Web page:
NO EXPIRATION DATES. When I was growing up there were no expiration dates on anything. If the milk had soured, you poured it down the drain. If the bread had turned green you threw it out. Simply, if it didn’t look right or smell right, it was “out of date.” Today, everything has a “Use or Freeze By” date, or a “Best By…” date. Who needs common sense anymore?

DRINKING FROM THE HOSE. I remember drinking from the hose many times, especially after mowing the grass, or playing backyard football (without a helmet).

And drinking from the hose has no expiration date. But who cares. I’m drinking a bottle of water right now that expires on April 18, 2215. If second-hand smoke or mercury poisoning hasn’t caught up with me by then, I think I’ll tempt fate and drink the water on April 19, 2215. And just see what happens!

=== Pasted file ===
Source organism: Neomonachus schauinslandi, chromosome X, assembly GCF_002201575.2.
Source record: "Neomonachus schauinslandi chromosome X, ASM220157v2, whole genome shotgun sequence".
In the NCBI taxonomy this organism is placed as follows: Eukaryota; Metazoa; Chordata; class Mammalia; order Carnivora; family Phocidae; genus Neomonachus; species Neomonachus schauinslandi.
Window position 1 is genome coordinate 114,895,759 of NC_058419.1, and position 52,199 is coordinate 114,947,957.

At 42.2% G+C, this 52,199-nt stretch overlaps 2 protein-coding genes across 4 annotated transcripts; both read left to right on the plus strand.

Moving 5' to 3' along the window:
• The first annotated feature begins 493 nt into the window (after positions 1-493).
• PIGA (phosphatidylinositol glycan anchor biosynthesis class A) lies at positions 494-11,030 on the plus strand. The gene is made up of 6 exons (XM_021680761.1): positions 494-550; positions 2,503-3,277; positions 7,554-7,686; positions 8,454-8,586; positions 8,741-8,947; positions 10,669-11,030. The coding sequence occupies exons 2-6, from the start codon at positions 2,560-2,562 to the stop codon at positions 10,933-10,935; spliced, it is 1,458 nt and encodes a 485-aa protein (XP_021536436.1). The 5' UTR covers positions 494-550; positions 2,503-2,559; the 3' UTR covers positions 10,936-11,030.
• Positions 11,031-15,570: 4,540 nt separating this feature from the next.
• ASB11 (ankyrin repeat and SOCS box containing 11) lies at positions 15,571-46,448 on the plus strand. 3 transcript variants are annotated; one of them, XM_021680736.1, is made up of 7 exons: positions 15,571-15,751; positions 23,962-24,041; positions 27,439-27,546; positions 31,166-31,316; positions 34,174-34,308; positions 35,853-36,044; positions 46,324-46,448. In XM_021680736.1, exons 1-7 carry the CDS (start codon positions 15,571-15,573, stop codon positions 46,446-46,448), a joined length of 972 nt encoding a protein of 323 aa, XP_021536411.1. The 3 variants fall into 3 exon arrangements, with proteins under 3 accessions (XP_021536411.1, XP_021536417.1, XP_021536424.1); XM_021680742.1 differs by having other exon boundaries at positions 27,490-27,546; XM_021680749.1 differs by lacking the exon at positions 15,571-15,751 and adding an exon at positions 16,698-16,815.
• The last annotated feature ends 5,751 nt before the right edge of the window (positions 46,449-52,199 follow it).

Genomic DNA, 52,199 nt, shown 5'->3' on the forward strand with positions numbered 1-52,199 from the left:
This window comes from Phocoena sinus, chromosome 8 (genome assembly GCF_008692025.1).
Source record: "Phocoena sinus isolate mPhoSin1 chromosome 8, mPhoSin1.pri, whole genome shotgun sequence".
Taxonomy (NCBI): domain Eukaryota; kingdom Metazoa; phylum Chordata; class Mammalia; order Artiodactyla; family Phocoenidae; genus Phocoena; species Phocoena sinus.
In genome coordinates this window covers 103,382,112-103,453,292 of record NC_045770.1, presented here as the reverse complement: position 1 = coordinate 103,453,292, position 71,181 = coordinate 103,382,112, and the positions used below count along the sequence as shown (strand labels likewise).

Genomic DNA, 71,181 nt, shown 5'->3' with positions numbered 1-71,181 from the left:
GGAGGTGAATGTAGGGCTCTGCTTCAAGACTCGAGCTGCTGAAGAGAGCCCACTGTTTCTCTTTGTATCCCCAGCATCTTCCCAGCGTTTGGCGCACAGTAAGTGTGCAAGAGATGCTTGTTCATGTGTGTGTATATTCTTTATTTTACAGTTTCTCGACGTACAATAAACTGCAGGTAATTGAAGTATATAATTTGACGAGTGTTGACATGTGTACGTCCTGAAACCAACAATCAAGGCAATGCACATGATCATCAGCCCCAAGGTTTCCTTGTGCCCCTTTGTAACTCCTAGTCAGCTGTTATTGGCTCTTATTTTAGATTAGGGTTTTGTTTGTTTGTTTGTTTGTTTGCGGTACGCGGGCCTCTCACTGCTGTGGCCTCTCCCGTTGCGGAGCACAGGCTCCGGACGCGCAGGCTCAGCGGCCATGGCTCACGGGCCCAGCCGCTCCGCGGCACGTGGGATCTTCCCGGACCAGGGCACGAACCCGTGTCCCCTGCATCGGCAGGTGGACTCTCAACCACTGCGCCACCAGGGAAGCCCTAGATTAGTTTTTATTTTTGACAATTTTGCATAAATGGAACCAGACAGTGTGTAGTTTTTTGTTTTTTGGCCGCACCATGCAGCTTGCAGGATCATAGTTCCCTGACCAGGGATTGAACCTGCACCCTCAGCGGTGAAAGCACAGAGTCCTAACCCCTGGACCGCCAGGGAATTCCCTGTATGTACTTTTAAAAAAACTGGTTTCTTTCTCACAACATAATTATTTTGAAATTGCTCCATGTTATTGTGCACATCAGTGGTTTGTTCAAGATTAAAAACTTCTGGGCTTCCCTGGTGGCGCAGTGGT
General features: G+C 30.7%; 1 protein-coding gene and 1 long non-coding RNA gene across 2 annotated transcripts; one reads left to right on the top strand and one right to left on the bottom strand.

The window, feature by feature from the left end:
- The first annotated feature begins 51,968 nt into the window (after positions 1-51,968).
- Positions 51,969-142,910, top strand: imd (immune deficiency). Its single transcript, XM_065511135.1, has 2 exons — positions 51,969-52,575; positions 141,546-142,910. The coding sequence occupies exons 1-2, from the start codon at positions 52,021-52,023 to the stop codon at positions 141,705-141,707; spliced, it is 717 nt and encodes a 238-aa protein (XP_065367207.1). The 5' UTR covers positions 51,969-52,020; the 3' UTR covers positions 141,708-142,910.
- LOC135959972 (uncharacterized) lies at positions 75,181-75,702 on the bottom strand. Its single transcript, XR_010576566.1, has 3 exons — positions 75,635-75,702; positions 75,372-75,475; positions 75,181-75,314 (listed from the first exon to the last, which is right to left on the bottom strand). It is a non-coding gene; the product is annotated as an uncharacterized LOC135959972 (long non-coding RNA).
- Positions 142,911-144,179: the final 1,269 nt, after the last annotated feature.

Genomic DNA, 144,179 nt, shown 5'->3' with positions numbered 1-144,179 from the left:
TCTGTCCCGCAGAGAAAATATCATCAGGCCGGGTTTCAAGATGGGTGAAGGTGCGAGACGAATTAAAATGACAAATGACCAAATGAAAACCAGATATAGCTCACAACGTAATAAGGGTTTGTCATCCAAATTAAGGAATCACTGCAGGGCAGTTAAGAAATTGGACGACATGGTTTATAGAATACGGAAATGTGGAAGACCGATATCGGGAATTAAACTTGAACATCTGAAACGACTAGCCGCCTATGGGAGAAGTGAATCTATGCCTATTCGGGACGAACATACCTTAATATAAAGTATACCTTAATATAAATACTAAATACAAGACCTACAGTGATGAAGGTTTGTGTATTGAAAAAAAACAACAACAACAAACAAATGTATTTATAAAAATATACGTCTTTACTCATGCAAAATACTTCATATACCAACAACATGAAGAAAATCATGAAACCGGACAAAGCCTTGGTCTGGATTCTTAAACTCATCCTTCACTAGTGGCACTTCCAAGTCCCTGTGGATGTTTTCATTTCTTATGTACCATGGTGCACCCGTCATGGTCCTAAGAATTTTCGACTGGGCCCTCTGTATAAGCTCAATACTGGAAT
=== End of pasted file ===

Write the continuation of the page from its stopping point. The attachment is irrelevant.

—Raymond Reid

Raymond Reid is a national award-winning humor columnist. He can be contacted at rreid7@triad.rr.com

Isn’t it organic?

Whenever I go food shopping, which is once in a blue moon, at which time I head directly to the beer aisle so I can buy a six-pack of Blue Moon, I accompany my wife, Sue, who clips coupons, knows what’s on sale and always carries a circular. This baffles me because circulars are rectangular, which is the admittedly feeble excuse I use for rarely going to the supermarket.

But I recently got a crash course in food shopping — the crash occurred when I hit another shopper’s cart with the one I was pushing — from Christine D’Angelo, a certified nutritional counselor.

I won a raffle for a free grocery excursion with Christine, who met me and Sue on a weekday evening after work at the store where Sue does her food shopping.